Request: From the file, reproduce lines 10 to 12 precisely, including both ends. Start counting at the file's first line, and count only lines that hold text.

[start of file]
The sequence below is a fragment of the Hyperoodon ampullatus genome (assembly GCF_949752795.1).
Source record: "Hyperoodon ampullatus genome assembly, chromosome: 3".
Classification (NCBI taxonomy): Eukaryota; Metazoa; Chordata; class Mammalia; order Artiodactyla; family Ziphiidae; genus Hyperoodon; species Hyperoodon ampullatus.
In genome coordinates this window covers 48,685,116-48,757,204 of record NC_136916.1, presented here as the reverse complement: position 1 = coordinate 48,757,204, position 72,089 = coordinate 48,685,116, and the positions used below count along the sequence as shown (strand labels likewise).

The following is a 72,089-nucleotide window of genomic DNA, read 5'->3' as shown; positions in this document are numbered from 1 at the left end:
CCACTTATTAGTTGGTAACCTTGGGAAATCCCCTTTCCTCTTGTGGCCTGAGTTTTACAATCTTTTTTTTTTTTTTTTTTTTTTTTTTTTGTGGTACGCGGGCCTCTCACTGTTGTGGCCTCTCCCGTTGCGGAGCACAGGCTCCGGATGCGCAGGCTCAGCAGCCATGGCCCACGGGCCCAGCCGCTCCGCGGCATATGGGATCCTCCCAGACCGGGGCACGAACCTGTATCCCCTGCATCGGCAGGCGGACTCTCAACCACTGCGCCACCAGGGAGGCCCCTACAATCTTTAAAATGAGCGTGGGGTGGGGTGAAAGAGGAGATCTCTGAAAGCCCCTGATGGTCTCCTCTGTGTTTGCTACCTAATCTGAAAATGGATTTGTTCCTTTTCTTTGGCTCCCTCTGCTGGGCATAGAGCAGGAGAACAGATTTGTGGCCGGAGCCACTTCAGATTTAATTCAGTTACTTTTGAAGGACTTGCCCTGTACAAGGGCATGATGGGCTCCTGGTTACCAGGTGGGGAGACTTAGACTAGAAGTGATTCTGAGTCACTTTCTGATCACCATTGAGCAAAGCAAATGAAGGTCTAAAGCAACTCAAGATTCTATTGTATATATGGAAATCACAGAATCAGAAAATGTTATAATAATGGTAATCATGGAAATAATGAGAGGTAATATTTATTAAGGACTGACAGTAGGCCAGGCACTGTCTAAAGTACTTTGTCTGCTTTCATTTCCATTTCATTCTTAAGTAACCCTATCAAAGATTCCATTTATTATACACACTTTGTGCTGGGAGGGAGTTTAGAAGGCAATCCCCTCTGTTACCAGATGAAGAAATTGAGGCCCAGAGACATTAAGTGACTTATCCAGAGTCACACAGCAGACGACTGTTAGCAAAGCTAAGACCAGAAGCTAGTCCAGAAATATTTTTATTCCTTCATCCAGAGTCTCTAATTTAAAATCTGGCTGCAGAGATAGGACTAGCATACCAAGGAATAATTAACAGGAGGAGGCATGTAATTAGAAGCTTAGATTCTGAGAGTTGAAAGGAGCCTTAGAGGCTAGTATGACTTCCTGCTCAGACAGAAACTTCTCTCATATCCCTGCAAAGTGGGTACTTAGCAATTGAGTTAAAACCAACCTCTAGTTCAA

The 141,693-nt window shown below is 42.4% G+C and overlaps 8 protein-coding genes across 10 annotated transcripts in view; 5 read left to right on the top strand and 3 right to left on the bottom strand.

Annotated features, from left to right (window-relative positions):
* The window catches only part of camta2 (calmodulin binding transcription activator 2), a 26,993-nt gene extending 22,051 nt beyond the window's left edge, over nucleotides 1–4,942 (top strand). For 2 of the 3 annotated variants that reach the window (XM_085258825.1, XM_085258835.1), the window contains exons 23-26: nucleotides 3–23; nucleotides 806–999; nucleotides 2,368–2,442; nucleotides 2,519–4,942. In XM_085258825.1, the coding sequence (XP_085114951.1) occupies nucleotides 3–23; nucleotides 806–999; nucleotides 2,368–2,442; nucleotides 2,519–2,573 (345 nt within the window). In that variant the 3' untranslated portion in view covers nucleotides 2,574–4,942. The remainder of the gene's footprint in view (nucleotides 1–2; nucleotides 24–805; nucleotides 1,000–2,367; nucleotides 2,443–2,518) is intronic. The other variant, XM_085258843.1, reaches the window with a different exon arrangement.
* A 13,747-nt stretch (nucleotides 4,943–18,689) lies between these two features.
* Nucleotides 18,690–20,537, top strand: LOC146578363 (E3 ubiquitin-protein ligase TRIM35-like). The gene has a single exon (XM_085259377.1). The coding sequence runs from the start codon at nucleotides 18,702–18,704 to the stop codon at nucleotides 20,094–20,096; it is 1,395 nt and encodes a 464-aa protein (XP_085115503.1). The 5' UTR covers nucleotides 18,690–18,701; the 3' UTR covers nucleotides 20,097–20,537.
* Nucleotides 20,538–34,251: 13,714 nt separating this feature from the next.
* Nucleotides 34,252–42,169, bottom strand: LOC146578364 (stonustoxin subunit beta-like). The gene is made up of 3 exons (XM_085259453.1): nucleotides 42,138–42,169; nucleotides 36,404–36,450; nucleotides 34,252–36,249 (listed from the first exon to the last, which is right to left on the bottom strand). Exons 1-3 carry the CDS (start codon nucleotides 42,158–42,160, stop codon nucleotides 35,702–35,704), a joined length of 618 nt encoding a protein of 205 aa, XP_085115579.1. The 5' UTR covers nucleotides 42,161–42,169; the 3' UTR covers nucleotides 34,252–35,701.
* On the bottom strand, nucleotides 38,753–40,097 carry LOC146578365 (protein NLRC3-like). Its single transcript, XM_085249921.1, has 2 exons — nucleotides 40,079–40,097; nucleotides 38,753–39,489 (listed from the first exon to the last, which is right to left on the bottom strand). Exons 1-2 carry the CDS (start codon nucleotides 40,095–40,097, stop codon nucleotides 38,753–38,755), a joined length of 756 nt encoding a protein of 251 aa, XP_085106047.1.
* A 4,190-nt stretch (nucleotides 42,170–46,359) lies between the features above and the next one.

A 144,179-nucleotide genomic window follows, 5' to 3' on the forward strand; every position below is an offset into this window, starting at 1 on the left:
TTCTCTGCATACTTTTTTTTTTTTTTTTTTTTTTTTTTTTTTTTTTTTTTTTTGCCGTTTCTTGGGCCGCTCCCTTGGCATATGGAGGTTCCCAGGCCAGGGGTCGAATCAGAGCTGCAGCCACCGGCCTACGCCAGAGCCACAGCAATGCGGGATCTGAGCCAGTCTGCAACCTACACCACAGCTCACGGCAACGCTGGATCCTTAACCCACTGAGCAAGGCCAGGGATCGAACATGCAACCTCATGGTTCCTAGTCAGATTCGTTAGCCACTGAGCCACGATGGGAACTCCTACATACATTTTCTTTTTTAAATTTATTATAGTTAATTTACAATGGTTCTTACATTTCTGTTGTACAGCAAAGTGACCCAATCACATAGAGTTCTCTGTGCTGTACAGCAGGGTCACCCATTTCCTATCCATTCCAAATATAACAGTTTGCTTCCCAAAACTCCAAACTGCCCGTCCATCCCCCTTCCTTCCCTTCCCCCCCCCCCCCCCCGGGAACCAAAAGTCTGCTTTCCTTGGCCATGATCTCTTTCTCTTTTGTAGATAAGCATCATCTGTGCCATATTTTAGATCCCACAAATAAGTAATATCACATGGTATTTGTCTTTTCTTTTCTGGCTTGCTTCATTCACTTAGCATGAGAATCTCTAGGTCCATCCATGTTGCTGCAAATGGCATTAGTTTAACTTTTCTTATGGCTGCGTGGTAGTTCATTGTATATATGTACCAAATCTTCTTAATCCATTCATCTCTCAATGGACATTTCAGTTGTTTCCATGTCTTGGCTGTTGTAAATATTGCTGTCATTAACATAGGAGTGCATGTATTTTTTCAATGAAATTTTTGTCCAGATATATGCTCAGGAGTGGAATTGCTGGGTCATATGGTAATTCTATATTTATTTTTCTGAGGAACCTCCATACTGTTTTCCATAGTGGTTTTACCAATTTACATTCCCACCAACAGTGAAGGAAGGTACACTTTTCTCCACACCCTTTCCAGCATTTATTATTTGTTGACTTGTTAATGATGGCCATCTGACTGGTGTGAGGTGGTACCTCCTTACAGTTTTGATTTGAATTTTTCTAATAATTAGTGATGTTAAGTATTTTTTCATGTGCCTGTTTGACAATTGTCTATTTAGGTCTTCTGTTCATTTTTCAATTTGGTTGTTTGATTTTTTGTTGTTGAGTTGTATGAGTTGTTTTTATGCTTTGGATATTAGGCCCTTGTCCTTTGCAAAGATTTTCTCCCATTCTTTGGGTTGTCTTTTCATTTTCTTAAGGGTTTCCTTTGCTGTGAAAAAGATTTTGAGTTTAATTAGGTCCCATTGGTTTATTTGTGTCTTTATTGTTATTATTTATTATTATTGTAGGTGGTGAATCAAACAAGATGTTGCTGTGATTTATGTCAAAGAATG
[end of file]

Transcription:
* A 13,747-nt stretch (nucleotides 4,943–18,689) lies between these two features.
* Nucleotides 18,690–20,537, top strand: LOC146578363 (E3 ubiquitin-protein ligase TRIM35-like). The gene has a single exon (XM_085259377.1). The coding sequence runs from the start codon at nucleotides 18,702–18,704 to the stop codon at nucleotides 20,094–20,096; it is 1,395 nt and encodes a 464-aa protein (XP_085115503.1). The 5' UTR covers nucleotides 18,690–18,701; the 3' UTR covers nucleotides 20,097–20,537.
* Nucleotides 20,538–34,251: 13,714 nt separating this feature from the next.